• Cut 2 skewers to length, about 3/4" longer than the powerpod. Hold the powerpod in place and insert an uncut skewer into each hole in the firewall, so the powerpod remains in place.

  • Ensuring the powerpod is level, insert a skewer through the front powerpod bracket and the powerpod itself, securing the power pod and braket in place. Remove the skewer and the powerpod, then re-insert the skewer holding the powerpod bracket in place, hot glue the powerpod bracket one side at a time.

  • Take a gift card, cut it in half or quarters. Drill a hole in the center, just larger than the size of your skewer. Slide one on each side of the skewer, hot glueing it on the outside of the fuselage.

  • Take out the skewers and powerpod and insert both uncut skewers into the new holes. I put them almost all the way in, about 1/4" left to go, put some hot glue on the skewer and inserted the rest of the way. I then glued the opposite end, which should be flush with the other side of the powerpod bracket.

  • Cut out the servo tray. Bevel the bottom edges at a 45 degree angle. Insert your servos, the wires on both should be pointed towards the front of the plane. Glue it into the bottom of the plane, at the center of gravity, which is right below the pointy part of the fuselage. Which, by the way, matches the camber of the wing and where your wing will rest. After crashing this plane many times, this is the only part that has reliably come loose. Use a liberal amount of glue ot hold in the servo tray or you'll be gluing it back in again soon!

  • Use a peice of tape to secure the battery extension to the inside of the fuselage running between the nose and the to of the forward powerpod bracket.

  • Glue together the canopy. The leading edge will have the foam doubled over. Tape the top of the hinge and put some hot glue in the bottom side of the hinge and wipe away the excess, to make sure this joint won't fail. Curve the nose a bit with your fingers until the canopy matches the shape of the fuselage. Use a peice of tape on the inside of the canopy to keep the curve. Glue in the canopy.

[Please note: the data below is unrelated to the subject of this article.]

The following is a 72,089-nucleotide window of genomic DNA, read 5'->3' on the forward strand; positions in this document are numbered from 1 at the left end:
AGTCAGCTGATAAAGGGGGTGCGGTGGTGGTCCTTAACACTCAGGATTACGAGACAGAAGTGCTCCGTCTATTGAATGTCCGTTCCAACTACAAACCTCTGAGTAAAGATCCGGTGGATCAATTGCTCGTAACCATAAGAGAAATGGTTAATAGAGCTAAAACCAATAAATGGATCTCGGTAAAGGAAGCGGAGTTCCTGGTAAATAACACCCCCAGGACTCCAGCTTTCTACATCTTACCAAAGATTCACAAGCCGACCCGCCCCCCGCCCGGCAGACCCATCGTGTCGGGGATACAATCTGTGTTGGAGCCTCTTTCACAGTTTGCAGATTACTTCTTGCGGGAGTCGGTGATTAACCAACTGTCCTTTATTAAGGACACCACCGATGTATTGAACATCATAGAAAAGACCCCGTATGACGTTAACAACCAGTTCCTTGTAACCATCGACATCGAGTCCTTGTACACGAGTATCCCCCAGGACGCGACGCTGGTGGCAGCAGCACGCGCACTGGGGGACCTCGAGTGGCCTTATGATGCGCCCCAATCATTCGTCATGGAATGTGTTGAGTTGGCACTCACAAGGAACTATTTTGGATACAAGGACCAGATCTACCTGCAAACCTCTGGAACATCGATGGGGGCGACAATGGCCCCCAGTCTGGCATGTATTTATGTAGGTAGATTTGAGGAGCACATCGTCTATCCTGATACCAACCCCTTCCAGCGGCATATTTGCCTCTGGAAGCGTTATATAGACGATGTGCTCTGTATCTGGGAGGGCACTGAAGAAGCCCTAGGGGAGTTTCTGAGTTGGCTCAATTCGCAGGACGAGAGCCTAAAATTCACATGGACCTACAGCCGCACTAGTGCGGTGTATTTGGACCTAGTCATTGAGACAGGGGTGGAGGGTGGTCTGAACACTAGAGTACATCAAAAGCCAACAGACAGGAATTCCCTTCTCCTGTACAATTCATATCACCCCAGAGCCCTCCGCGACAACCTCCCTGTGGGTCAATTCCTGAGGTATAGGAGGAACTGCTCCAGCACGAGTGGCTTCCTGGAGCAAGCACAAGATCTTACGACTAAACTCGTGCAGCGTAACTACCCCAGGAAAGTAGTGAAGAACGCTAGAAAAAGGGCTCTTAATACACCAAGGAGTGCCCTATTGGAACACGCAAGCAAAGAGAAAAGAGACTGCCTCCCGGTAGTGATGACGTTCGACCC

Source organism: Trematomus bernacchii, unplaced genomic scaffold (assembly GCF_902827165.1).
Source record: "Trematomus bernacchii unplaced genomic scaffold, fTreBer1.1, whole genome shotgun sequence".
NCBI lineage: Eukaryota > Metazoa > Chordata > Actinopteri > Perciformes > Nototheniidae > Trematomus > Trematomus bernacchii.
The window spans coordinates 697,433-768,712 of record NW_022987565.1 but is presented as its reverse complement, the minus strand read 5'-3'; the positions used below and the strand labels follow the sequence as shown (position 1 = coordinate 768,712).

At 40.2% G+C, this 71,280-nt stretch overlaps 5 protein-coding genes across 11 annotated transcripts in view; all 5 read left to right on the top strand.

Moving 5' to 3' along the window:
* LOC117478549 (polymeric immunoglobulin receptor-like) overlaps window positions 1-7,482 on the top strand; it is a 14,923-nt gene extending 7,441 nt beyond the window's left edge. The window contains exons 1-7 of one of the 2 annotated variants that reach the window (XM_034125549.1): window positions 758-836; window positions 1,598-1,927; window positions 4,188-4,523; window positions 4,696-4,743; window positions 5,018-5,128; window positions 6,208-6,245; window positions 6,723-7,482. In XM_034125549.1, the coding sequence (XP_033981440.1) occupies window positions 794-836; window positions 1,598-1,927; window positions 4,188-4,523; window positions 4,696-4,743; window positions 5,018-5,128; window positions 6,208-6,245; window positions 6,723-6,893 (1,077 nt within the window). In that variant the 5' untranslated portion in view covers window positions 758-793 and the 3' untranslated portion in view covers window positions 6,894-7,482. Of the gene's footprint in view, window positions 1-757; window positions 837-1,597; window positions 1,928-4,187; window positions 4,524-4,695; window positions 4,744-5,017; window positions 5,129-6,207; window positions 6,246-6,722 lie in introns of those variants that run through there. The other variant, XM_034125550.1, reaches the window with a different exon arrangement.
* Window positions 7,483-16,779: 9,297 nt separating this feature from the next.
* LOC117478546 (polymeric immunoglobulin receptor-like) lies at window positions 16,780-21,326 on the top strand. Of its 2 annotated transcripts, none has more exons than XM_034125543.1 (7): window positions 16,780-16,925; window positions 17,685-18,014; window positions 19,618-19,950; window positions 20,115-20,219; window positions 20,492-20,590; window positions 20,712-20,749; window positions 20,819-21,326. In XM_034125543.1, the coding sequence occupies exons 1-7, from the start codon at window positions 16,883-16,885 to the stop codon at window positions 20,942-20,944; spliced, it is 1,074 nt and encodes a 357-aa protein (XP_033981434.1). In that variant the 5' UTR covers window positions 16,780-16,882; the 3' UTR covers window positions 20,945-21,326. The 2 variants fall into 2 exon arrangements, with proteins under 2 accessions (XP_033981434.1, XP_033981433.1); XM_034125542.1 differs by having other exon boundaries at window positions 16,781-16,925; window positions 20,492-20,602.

• With the canopy in place, glue a popcicle stick or a skewer to the top, front edge of the canopy door. This wil hold a rubberband around the nose, keeping our canopy down while in flight.

  • I put a bbq skewer in vertically, just aft of the hatch opening. Before flying I always slip the receiver antenna shrink wrap over the bbq skewer to hold the antenna in the optimal (vertical) position during flight.

  • Cut some sticky sided velcro and put a few peices along the wood dowel ever 1/2" or so. This will allow you to position your battery precisely and obtain an optimal center of gravity. It's also great for securing other things, like cameras.

  • I also put a single peice of velcro on the inside of the fuselage, just under the hinge where I stick the receiver. Along with that velcro, I used a skewer, stuck vertically into the side of the fuselage just aft of the hindge, to hang the antenna's shrink wrap.

  • Insert the leading edge skewer that will be used to secure the wing. You'll want about 3/4" exposed on each side of the fuseage. I ran the skewer through the center of the horizontal canopy foam on the top side of the fuselage. In retrospect, I should have run it just inside the canopy, so it rests just inside the canopy, for maximum strength. I used masking tape to ensure the skewer doesn't splinter, I would use packing tape for this in the future.

  • Glue in your straws, to keep the control linkages safe from the propeller.

Control Surfaces

  • Cut out your elevator and rudder, making sure to use a pin to mark the control horn cuts on the control surface.

  • On the control surface hinge, cut a 45 degree, or so, no need to be precise, bevel.

  • Cut a small strip (1/32" or 1mm) of foam off each edge of the control surface, so it moves freely without rubbing against the tail surface.

  • Take an old credit card, gift card or hotel room key and cut a triangle. Mine are far too big. Yours should be smaller (maybe 1/2" height x 3/4" length).

  • Attached your ez connects in the control horns and glue the horns into the control surface. My ez connects were slightly too large so I put a peice of shrink wrap tube over the wires before inserting and they work great!

Wing assembly.

  • Cut out the wing and make the 50% cuts. I widened the 50% cuts a bit by making 2 parallel cuts and filled the gap with hot glue. I should have made 1 cut then folded open the cut and used a block of sandpaper to get the right size cut matching the wing's camber.

  • Cut out the wing gauges.

  • Glue the wing sections to the proper camber using the wing guages

  • Glue the wing sections together. Glue one wingtip, measure, then glue the other, matching the wing tip height with the first wing tip.

  • Paint the wing with your minwax, if you want a waterproof plane. Be sure to wipe off any exccess after each stroke or you'll get a warped wing like I had. I had to put my wing under a couple books for a few days after the minwax was fairly dry, to remove the warp.

  • I then taped bbq skewers to the leading edge of the wing. I should have done the trailing edges as well. You wouldn't think that would be necessary, but on one particularly hard landing, the wing moved into the path of the prop which sliced a nice gouge into the trailing edge of the wing.